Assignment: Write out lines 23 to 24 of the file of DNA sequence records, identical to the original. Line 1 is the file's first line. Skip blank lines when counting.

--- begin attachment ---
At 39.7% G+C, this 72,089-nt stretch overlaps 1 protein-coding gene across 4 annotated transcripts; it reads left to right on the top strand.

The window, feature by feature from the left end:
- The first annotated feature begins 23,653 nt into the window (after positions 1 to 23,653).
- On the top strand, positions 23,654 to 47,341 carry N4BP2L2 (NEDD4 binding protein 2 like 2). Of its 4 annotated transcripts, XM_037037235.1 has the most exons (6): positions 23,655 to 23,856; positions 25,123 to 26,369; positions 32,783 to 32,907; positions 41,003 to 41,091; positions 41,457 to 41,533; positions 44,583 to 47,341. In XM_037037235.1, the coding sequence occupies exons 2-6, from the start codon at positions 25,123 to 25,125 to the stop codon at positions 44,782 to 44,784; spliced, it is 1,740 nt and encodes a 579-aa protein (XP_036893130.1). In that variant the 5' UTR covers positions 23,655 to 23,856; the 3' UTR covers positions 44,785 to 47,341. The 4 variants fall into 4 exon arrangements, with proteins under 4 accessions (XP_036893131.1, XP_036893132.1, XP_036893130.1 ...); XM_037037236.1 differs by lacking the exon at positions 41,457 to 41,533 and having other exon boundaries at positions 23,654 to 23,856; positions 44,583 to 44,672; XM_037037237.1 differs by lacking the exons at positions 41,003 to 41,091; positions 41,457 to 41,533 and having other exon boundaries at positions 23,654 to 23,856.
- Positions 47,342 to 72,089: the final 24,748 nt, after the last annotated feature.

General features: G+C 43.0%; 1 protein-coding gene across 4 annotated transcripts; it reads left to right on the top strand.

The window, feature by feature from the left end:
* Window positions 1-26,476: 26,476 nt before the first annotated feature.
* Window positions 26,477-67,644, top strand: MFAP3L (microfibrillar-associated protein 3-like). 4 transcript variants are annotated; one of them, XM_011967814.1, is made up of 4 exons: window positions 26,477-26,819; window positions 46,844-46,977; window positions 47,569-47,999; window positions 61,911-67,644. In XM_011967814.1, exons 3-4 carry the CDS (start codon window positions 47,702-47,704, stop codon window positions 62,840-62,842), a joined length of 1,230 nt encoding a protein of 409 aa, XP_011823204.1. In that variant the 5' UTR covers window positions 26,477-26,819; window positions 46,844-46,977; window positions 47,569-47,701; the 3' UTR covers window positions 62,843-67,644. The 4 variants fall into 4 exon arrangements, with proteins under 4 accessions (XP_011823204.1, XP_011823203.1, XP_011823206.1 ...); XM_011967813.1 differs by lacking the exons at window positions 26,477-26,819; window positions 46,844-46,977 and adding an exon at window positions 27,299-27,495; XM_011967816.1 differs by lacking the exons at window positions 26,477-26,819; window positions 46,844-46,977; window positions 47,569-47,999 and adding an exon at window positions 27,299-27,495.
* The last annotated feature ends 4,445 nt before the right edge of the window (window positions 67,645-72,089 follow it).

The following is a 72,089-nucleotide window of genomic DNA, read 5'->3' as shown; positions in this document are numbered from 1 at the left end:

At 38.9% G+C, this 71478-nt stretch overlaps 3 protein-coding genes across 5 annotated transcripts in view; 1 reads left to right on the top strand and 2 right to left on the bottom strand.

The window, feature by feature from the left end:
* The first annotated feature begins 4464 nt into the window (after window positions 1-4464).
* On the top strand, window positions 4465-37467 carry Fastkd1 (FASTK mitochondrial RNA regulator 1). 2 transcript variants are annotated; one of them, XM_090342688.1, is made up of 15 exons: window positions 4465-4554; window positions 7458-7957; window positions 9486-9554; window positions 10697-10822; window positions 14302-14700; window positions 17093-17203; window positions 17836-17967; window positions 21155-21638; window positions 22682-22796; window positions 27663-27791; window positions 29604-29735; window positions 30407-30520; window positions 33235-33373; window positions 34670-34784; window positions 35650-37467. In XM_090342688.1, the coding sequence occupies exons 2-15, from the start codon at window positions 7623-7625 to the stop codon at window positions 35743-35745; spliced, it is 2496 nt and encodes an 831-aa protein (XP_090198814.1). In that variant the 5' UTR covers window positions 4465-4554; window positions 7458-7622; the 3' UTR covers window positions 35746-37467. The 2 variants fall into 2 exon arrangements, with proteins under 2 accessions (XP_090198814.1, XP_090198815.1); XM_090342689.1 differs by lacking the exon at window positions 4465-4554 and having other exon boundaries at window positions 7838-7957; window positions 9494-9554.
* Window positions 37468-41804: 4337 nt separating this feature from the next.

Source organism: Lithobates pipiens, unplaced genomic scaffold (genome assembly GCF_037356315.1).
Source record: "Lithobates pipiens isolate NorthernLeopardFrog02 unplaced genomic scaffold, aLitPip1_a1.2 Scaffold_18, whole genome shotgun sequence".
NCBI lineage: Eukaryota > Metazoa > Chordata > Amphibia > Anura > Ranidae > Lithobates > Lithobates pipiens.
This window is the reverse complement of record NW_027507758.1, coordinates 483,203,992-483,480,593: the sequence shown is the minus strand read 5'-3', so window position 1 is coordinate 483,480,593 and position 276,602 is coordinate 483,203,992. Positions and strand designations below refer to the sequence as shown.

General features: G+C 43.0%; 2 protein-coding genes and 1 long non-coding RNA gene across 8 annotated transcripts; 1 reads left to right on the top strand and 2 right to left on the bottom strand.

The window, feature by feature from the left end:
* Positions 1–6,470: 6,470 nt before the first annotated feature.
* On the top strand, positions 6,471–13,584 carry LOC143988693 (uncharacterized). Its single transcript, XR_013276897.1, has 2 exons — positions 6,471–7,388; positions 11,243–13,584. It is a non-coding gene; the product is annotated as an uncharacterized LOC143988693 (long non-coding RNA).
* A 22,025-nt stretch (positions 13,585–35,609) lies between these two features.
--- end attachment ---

* Positions 1–6,470: 6,470 nt before the first annotated feature.
* On the top strand, positions 6,471–13,584 carry LOC143988693 (uncharacterized). Its single transcript, XR_013276897.1, has 2 exons — positions 6,471–7,388; positions 11,243–13,584. It is a non-coding gene; the product is annotated as an uncharacterized LOC143988693 (long non-coding RNA).